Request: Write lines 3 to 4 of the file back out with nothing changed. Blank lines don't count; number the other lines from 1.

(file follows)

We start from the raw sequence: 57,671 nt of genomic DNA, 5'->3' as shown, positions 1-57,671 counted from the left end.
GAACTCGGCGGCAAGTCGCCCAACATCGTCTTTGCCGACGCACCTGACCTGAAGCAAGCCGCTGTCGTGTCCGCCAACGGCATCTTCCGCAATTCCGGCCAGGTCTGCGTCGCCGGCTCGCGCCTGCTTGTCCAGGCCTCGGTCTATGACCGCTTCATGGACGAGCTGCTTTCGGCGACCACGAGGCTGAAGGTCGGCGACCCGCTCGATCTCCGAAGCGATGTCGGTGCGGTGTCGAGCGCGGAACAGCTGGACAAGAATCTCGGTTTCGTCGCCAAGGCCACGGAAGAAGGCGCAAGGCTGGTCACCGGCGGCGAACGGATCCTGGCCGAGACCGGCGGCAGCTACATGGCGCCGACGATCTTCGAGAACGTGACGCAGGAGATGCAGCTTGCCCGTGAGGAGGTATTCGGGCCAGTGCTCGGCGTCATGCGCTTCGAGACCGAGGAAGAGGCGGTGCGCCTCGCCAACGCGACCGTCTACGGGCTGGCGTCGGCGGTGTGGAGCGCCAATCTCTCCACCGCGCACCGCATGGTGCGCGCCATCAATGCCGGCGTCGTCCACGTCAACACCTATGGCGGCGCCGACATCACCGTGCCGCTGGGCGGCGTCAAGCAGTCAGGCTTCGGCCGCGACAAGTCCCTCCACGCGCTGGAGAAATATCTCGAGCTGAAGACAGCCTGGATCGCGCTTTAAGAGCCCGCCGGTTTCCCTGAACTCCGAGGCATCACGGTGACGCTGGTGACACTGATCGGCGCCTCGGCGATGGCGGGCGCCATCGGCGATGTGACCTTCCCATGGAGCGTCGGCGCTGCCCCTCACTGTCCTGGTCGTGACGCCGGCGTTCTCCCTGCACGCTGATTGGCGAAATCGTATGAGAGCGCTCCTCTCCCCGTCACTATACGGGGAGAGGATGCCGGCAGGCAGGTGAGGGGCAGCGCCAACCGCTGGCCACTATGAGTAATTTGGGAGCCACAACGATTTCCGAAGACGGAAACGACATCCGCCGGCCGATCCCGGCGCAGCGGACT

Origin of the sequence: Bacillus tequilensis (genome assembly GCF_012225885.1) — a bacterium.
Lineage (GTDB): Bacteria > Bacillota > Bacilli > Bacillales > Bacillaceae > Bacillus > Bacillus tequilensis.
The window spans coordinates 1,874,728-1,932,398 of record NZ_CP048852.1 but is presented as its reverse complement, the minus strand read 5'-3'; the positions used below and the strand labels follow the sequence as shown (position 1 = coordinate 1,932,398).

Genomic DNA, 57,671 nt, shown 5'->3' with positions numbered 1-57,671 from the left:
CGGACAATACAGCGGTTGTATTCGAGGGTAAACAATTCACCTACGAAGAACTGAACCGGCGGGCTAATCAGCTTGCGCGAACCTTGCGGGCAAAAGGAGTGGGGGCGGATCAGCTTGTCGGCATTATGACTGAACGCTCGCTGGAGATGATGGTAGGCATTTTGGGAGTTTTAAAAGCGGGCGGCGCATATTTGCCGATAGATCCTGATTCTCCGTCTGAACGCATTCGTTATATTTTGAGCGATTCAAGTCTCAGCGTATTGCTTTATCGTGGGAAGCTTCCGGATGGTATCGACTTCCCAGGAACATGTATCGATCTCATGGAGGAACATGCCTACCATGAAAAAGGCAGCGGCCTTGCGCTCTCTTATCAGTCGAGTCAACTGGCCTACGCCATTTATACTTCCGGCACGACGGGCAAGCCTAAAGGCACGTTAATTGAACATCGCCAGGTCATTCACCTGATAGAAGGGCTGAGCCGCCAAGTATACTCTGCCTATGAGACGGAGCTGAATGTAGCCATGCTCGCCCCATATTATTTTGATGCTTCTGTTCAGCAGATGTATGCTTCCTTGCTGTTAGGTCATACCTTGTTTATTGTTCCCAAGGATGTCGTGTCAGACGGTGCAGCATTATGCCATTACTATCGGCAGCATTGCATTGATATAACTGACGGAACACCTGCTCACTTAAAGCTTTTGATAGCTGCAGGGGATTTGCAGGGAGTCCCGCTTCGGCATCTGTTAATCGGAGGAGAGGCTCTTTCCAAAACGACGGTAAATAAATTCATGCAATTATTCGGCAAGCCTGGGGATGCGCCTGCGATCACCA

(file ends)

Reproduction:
Origin of the sequence: Bacillus tequilensis (genome assembly GCF_012225885.1) — a bacterium.
Lineage (GTDB): Bacteria > Bacillota > Bacilli > Bacillales > Bacillaceae > Bacillus > Bacillus tequilensis.